Last Saturday Tyler Kepner of the New York Times wrote this on the Times’ baseball blog:
“To win [the manager of the year] award, a manager typically must do one of the following: win a lot more games than people expected (like the Padres’ Bud Black in 2010), overcome an unforeseen obstacle (like the Angels’ Mike Scioscia in 2009, after the death of pitcher Nick Adenhart) or win in historic fashion (like the Mariners’ Lou Piniella in 2001, when his team won 116 games).
“The National League winner will not easily fit into any of those models. None of the division leaders — Washington, Cincinnati and San Francisco — are terribly surprising. All three first-place managers — the Nationals’ Davey Johnson, the Reds’ Dusty Baker and the Giants’ Bruce Bochy — overcame the absence of significant players. And no team has won a historic number of games.
“The honor, this time, should go to Atlanta’s Fredi Gonzalez, who fumbled away a playoff spot last September but seems to have learned from his mistakes. Gonzalez has managed his bullpen much better this season, and he never allowed last September’s collapse to bleed into this season. Other teams that blew big September leads — like the 1964 Phillies, the 1978 Red Sox, the 1995 Angels, the 2007 Mets and the 2011 Red Sox — could not recover the next year. The Braves have, and Gonzalez deserves recognition.”
Believe it or not, Kepner may just be right about Fredi. It’s unlikely the Braves would be out of contention with another manager other than Fredi. They are a talented team that stayed healthy enough this season to earn a playoff spot. But Fredi seemed to make pretty noticeable improvements from last season.
Managers should be like umpires, we should barely notice them during the course of a game. If we notice an umpire, it probably means he’s done a horrible job. If we notice a manager, it probably means he’s over-managed. Last season Fredi’s decisions were way too noticeable.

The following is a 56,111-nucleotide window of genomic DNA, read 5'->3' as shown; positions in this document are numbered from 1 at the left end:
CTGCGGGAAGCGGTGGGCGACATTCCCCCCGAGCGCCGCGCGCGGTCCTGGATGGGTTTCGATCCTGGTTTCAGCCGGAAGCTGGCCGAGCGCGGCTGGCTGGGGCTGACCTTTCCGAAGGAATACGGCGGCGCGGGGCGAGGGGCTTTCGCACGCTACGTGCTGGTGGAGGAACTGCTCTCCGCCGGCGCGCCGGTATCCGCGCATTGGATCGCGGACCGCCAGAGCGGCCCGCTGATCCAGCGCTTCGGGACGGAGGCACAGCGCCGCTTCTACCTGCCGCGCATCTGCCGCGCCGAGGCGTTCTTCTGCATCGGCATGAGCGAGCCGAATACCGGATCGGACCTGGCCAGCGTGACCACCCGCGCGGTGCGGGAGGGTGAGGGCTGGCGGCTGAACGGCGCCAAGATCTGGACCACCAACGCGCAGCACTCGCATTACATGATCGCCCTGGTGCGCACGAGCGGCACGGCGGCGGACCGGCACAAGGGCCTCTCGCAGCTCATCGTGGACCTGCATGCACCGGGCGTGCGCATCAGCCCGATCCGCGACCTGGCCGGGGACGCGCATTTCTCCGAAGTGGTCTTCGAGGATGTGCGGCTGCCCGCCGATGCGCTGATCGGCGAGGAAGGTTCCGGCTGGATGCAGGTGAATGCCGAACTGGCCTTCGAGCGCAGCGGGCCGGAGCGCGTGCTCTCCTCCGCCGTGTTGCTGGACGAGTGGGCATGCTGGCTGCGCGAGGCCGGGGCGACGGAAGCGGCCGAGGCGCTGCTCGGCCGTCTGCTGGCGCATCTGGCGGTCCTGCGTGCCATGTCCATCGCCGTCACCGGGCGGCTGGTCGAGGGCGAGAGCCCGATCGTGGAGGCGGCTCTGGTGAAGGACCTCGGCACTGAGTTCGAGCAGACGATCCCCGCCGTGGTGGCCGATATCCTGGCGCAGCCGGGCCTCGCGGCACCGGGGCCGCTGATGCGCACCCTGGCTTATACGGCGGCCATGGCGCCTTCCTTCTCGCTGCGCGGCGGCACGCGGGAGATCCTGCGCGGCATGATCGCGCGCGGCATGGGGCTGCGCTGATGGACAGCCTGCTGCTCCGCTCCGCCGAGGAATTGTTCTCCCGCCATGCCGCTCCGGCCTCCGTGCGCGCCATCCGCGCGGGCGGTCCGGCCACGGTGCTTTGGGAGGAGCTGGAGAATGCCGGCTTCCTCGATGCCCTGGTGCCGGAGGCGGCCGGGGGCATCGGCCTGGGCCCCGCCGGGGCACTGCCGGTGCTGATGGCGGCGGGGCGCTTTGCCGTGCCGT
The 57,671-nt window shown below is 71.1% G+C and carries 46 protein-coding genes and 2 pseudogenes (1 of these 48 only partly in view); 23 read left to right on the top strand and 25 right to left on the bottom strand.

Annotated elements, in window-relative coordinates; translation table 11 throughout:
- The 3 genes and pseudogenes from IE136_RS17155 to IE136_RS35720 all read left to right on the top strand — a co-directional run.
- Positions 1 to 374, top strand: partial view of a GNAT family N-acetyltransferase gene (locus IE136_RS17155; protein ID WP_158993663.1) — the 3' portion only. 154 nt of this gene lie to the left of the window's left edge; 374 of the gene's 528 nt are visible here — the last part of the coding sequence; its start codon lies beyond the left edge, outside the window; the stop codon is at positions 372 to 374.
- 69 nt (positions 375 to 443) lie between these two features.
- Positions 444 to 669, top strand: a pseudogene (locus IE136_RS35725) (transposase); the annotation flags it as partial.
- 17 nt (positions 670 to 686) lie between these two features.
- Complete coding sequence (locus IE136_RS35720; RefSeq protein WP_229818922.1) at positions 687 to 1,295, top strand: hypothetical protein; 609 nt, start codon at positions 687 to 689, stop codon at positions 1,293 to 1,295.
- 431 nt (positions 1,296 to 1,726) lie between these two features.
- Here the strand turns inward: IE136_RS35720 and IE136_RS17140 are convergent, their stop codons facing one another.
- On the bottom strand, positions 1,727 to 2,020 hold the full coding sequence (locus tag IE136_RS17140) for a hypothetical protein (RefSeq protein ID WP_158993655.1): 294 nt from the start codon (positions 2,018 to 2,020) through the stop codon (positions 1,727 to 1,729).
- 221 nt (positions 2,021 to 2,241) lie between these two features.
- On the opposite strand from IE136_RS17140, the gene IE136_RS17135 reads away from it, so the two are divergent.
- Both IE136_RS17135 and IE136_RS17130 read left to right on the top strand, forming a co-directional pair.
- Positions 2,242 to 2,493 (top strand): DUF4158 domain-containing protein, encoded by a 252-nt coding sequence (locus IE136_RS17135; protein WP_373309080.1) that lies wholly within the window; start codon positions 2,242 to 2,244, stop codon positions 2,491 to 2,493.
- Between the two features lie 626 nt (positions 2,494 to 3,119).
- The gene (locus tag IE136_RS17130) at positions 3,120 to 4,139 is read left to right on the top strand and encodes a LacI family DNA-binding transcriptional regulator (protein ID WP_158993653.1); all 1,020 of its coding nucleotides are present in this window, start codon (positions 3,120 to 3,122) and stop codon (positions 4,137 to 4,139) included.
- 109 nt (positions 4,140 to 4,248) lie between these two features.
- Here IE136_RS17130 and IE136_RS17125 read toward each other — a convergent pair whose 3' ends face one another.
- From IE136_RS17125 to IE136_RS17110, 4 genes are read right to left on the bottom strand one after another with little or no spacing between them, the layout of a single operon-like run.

For example, last season the Braves had the third-worst on-base percentage in the National League. However, they tied for 6th in the league in sacrifice bunts. So the few times they did get runners on base, they were wasting outs by bunting runners over. A sacrifice bunt is almost never worth it essentially because conserving outs are more valuable to a team than gaining a base. Sometimes it’s excusable. If the hitter is likely to make an out anyway, like a pitcher, perhaps bunting is understandable. But considering how often Fredi called on his hitters to bunt last season, compared to how often they were on base, there is at least some compelling evidence that Fredi over-managed.
This season the Braves have the 7th-highest on-base percentage in the National League. But they rank third from the bottom in sacrifice bunts. The Braves are above average in runs scored per game and total runs scored but are below average in on-base plus slugging. A major factor is that Fredi is letting his hitters hit and is not playing too much small ball and wasting outs that lead to quicker innings for opponents. Last season four position players had at least four sacrifice bunts. This season only two have as many as four sac bunts.
Fredi has also improved the way he fills out the batting order on his lineup card. Last season Nate McLouth and Alex Gonzalez combined to start 38 games in the number two spot in the batting order. Managers often botch the all-important number two spot in the order, not realizing it’s importance. But McLouth and Gonzalez as number two hitters took this to another level. It’s true that the Braves had a down offensive year in 2011 but that’s all the more reason to make sure you have a good hitter coming up early and often in that number two spot.
This season Martin Prado has been in the number two spot for 136 starts. All of the other number two hitters combined have fewer starts there (21) than McLouth and Gonzalez did last season. With the exception of Tyler Pastornicky for two games and Jose Constanza for a game, Fredi hasn’t really botched the number two spot as he did fairly regularly in 2011.
There is all this talk about Fredi saving the bullpen but the Braves played in a lot of close games last season. Even if you weren’t a huge fan of his bullpen strategies, you at least have to acknowledge he went with his best relievers. He’s getting a lot of credit this year for resting his key bullpen arms and keeping their innings down. But his biggest accomplishments and areas of improvement from last season to the 2012 season are in his backing off from over-managing and his use of the number two spot in the batting order.
I wouldn’t call Fredi a progressive manager quite yet but his improvements this season are noticeable. He still manages too often to convention and tradition, as do most major league managers, but at least he hasn’t gone well beyond other traditionalist managers in 2012, as he did in 2011. Perhaps the voters should take a close look at Fredi Gonzalez for manager of the year, if for no other reason than he’s improved pretty dramatically in some key areas in which a manger can make an impact.